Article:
Bronze Turkey

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Albert Laessle's sculptures of insects, lizards, frogs, and snails were not always taken as seriously as the works of other animal sculptors. Laessle chose to sculpt animals because he found them to be as expressive as people. He enjoyed working with animals so much that he eventually moved his studio to a farm in the Pennsylvania countryside. Laessle gave this turkey enormous tail feathers to emphasize the bird's proud preening in the farmyard.
". . . when you want to model an animal you must manage it . . . And when you do that you don’t know how much like people they really are." Albert Laessle, quoted in Grafly, "Albert Laessle, Sculptor, has a persuasive way with Animals," Christian Science Monitor, August 18, 1922
Topic
Animal\bird\turkey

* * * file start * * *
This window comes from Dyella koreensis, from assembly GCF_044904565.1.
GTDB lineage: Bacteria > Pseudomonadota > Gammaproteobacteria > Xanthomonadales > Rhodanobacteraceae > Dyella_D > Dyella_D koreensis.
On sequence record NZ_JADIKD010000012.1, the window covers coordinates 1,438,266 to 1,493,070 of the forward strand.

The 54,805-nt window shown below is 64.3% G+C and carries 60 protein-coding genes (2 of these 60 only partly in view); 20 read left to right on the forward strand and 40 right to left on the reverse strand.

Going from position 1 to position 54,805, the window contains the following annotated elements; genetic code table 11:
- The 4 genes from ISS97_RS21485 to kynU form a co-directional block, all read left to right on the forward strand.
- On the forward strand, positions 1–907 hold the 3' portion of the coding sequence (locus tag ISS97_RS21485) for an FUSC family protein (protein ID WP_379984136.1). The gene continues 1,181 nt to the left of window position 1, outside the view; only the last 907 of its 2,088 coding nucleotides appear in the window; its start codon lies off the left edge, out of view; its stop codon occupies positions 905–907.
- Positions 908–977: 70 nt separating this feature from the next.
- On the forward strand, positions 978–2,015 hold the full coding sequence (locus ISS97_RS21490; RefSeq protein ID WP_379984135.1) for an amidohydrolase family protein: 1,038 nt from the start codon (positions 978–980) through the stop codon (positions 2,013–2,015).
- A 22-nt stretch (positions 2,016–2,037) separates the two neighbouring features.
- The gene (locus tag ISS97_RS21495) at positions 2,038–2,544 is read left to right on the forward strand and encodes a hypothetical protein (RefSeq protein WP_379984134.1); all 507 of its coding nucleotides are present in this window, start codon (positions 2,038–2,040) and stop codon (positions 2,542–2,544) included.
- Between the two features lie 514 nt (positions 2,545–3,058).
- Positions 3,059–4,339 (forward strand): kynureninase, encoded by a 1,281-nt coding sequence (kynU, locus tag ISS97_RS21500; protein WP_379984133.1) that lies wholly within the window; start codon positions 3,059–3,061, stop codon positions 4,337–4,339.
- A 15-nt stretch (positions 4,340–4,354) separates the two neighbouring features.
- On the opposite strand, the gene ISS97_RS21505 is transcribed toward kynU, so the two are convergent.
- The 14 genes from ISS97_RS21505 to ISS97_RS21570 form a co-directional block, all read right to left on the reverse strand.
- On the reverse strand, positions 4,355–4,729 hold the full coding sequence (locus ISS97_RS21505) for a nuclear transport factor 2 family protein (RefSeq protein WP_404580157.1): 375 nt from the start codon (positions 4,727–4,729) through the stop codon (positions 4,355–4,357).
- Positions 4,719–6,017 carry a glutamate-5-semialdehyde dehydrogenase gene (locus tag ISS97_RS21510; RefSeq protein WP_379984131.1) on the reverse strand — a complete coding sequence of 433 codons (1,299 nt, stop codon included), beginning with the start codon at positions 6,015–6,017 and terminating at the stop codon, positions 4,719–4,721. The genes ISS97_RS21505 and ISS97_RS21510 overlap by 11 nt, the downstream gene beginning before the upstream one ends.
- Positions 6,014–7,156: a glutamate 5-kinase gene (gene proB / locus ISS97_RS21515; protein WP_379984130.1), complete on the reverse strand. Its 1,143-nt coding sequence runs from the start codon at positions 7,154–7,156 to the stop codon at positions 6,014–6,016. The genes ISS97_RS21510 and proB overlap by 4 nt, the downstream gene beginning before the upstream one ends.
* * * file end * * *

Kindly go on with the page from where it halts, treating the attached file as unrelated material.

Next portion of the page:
Smithsonian American Art Museum
Artist
Albert Laessle, born Philadelphia, PA 1877-died Miami, FL 1954
Credit Line
Smithsonian American Art Museum, Gift of the heirs of Albert Laessle: Mrs. Albertine de Bempt Laessle, Mr. Albert M. Laessle and Mr. Paul Laessle
Medium
bronze on marble base
Dimensions
31 1/2 x 24 3/4 x 26 3/4 in. (80 x 62.9 x 67.8 cm)
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Smithsonian American Art Museum Collection
On View
Smithsonian American Art Museum, Luce Foundation Center, 3rd Floor, W330
Smithsonian American Art Museum, Luce Foundation Center
Smithsonian American Art Museum, Luce Foundation Center, 3rd Floor
ca. 1911
Type
Sculpture
Object number
1972.167.81